Leading state-run general insurer New India Assurance Company today said it will soon launch a new premium Mediclaim product as a part of its efforts to resolve the issue over the cashless health cover, which the state-run players had discontinued early July alleging inflated billing by hospitals.
“We will shortly launch a premium product with the cashless option so that the consumer has the choice of cashless hospitalisation at premium corporate hospitals,” New India Assurance Company chairman and managing director M Ramadoss told newsmen on the sidelines of an insurance seminar organised by industry chamber Assocham here today.
Ramadoss further said, “the acquisition of cost of this product will depend on the type of scheme one chooses. If one wants hospitalisation in a corporate hospital, then the premium will be higher.”
The move is also aimed at bringing corporate hospitals under its fold, Ramadoss said, adding it is adding three Delhi-based leading corporate hospitals-Gangaram, Max and Medicity to its empanelled list of hospitals for this scheme.
The move comes on the heels of the sectoral watchdog Irda recently stating that companies were free to launch premium products to bring five-star hospitals under the cashless cover scheme and that the Authority has no role in fixing prices.
“If you want to stay at Ashoka Hotel…and avail of five star facility, you need to pay more,” IRDA Chairman J Hari Narayan had said in the Capital earlier last month.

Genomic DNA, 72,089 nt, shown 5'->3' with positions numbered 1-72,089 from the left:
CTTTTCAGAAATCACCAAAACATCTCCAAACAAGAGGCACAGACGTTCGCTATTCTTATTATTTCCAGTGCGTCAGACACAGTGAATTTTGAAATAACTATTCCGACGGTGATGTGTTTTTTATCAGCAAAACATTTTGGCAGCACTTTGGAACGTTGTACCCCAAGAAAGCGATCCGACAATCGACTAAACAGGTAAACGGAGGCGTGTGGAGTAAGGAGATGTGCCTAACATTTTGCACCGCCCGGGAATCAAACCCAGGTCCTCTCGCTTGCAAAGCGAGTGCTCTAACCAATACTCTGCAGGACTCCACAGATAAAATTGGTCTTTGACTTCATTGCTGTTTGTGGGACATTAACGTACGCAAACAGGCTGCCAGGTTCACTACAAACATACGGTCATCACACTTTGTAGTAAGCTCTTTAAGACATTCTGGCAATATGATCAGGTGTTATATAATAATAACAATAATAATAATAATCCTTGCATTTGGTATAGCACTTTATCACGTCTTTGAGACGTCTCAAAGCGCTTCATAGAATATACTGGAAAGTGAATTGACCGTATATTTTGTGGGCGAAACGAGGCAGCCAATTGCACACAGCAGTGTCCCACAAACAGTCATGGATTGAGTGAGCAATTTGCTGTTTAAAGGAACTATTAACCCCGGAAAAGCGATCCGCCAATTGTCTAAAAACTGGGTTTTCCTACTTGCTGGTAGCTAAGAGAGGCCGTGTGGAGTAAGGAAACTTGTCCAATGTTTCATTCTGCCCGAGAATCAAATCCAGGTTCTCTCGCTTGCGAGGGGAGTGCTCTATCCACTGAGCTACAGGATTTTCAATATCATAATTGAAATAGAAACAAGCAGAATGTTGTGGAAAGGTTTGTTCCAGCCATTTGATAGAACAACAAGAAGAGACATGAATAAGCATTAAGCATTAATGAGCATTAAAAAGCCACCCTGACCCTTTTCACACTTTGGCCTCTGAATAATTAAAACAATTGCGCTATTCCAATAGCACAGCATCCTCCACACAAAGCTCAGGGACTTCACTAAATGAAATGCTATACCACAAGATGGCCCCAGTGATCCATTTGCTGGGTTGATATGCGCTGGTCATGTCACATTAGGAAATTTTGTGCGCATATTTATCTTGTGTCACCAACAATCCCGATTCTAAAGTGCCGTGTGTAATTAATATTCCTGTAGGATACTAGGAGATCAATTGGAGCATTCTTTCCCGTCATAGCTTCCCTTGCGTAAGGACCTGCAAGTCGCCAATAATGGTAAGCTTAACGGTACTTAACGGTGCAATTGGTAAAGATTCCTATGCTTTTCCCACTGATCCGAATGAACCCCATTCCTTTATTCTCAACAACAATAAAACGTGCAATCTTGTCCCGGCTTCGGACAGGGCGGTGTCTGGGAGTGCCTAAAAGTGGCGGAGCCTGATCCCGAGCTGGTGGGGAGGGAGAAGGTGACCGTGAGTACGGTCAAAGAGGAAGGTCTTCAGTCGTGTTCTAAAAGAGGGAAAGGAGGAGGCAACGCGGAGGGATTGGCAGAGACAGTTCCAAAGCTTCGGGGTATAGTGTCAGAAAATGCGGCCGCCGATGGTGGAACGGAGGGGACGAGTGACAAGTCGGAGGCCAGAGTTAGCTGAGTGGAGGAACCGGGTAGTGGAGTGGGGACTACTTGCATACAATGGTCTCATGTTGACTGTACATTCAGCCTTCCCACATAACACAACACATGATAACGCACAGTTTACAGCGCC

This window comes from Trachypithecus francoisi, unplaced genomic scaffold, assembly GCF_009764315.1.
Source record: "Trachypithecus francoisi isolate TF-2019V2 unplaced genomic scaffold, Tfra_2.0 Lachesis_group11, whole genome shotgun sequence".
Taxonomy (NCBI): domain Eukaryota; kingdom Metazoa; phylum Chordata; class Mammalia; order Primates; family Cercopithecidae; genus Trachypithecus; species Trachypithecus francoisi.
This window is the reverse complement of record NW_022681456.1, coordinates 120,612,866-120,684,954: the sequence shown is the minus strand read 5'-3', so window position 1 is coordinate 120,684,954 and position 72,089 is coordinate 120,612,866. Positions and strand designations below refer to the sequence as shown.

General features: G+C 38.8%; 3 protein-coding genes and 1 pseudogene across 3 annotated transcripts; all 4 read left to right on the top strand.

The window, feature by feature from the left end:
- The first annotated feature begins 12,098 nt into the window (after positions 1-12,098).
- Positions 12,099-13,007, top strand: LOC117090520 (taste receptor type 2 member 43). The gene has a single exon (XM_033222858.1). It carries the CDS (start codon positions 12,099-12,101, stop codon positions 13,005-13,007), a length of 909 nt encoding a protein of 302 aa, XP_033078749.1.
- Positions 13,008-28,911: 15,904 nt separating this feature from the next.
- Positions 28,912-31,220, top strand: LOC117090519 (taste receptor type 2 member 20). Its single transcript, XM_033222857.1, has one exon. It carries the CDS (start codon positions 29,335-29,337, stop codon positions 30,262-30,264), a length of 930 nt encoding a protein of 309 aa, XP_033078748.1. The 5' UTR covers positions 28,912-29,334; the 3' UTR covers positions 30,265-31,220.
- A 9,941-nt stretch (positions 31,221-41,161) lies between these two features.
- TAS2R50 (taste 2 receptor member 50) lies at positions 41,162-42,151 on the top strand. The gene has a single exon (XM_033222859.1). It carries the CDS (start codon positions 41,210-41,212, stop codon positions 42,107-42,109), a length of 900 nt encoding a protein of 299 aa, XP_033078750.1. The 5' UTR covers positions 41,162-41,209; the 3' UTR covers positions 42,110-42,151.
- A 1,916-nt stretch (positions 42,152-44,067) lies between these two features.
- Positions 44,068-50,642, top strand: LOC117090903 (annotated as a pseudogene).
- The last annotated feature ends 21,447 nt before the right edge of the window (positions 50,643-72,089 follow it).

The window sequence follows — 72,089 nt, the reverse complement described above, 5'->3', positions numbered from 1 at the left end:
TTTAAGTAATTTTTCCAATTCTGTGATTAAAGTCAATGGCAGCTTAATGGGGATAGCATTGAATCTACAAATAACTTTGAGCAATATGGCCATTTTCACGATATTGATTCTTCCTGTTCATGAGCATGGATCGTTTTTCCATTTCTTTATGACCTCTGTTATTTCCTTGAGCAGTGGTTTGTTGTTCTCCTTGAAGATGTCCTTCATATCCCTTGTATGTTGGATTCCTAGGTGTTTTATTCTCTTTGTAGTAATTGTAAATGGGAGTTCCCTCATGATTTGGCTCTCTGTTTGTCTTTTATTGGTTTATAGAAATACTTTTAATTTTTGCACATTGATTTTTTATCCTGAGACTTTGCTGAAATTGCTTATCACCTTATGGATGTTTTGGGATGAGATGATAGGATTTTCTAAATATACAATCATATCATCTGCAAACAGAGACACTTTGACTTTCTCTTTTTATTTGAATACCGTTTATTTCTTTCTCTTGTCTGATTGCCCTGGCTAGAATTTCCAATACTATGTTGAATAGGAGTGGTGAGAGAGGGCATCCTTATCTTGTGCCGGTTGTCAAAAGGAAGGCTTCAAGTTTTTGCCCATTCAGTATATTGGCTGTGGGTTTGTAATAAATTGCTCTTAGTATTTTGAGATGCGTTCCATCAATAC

The IRDA Chairman’s remarks came a day after the Delhi High Court asked the insurance regulator to sort out the imbroglio over the cashless facility to policyholders in major hospitals across the country. The regulator, however, held the view that it could do nothing in this regard.
“We have long moved away from the administered price regime and it is for the market forces to determine the price of their products,” Narayan further said, adding there might be co-payees or higher premium products for these five-star hospitals, which the insurers should decide.
Clarifying on the PSU insurers’ recent decision to discontinue cashless policies, Ramadoss said, the company was never against cashless claims but wanted some clarity on the tariffs being charged by most of the hospitals empanelled, which the insurance industry felt were inflated.
Claiming the issue has been blown out of proportion by the media, he said “only 35 per cent of health polices are cashless ones and that just 8 per cent consumers make the claims through hospitalisation.”